Buffalo, NY (WKBW) - On the steps of Buffalo City Hall Monday, dozens gathered to boycott the Buffalo Public School District. Dozens of parents say they're concerned by the district's low performing schools, high drop-out rates, and low graduation numbers. The District Parent Coordinating Council, which held the event, is demanding a quality education for all student and wants education reform within the school system. Many parents also decided to keep their children home from school Monday to send a clear message to the superintendent and board of education members that something must change.
"We have to accept a broken system and do nothing about it?," said Samuel Radford III, Vice President of the District Parent Coordinating Council. "That's not fair. That's not right. We're not going to stand for it."
The coordinating council also held a community prayer service at Niagara Square in hopes to bring everyone together in harmony. Superintendent Dr. James Williams was strongly opposed to the boycott and released this statement:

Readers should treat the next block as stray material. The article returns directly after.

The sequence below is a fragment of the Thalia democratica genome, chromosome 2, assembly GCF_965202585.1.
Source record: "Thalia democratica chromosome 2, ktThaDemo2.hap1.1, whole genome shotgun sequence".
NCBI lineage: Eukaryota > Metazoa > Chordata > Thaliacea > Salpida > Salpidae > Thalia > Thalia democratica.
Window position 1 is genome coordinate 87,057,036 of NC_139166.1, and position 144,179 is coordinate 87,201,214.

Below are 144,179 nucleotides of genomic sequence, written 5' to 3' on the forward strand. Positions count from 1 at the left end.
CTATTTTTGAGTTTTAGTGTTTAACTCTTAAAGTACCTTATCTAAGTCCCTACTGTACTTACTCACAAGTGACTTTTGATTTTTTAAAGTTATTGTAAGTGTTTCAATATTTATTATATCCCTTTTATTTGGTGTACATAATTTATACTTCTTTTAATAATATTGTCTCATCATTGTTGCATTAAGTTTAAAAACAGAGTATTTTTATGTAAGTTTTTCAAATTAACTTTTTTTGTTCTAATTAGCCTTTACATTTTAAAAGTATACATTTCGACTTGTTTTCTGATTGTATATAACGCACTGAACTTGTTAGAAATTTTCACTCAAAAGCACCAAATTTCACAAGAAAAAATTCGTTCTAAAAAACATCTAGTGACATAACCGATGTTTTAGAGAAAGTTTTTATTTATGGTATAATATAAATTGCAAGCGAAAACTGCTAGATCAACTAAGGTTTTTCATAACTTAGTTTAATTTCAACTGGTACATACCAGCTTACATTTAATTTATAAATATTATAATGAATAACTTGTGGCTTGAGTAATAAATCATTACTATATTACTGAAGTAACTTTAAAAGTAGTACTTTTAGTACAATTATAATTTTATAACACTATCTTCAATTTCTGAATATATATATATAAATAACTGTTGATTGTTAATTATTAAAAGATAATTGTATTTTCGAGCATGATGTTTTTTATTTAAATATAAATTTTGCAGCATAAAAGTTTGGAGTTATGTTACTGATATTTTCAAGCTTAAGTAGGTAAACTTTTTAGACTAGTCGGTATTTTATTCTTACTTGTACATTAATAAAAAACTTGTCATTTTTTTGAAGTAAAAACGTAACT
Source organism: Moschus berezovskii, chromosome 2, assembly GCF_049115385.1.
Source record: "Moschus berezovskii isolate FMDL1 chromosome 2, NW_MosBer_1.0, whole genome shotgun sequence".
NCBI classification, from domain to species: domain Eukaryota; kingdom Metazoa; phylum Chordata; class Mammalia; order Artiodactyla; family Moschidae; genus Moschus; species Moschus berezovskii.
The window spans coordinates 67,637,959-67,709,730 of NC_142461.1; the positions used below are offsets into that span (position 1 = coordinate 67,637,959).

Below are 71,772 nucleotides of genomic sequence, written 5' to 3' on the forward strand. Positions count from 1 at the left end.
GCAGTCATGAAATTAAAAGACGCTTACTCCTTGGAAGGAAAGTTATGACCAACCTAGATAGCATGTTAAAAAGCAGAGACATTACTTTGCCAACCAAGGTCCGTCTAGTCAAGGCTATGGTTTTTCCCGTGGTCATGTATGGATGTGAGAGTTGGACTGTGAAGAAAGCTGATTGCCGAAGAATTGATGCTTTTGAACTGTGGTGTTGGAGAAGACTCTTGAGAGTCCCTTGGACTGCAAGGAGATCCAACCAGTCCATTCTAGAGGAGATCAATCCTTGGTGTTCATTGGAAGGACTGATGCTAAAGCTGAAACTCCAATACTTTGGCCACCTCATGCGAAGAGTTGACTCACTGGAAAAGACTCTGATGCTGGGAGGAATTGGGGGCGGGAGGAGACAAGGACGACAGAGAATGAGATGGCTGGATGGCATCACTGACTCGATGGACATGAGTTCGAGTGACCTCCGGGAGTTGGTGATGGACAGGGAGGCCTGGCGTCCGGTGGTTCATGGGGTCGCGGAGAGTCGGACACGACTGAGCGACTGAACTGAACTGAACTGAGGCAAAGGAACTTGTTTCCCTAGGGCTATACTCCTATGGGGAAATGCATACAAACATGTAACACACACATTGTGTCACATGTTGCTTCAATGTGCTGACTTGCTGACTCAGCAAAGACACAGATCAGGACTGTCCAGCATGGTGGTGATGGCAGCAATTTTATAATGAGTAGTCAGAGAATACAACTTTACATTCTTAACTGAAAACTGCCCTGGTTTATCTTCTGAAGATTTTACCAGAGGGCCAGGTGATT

"Today's attendance numbers didn't tell us anything new about the need for students to be in school on a daily basis. Overall attendance in the district was near 53 percent today, compared to 61 percent on the last half day, May 9th. Without a doubt, attendance needs to be better every day for continuity of instruction. While I applaud our parent's passion and their right to a voice for themselves and their children, I ask that we move together positively for change. It's time to stop talking about boycotts and instead focus on the substantive issues of public education reform. Given the increased academic expectations as a result of Race to the Top, the entire school community needs to make a concerted effort toward attendance and learning. Being present and fulfilling obligations is a skill that if learned young, will continue to pay off for years to come. The bottom line is that we know the best place for our children is in school, and children learn best when they are in school every day."
The DPCC says they are expected to meet with the superintendent in June to discuss how change can happen.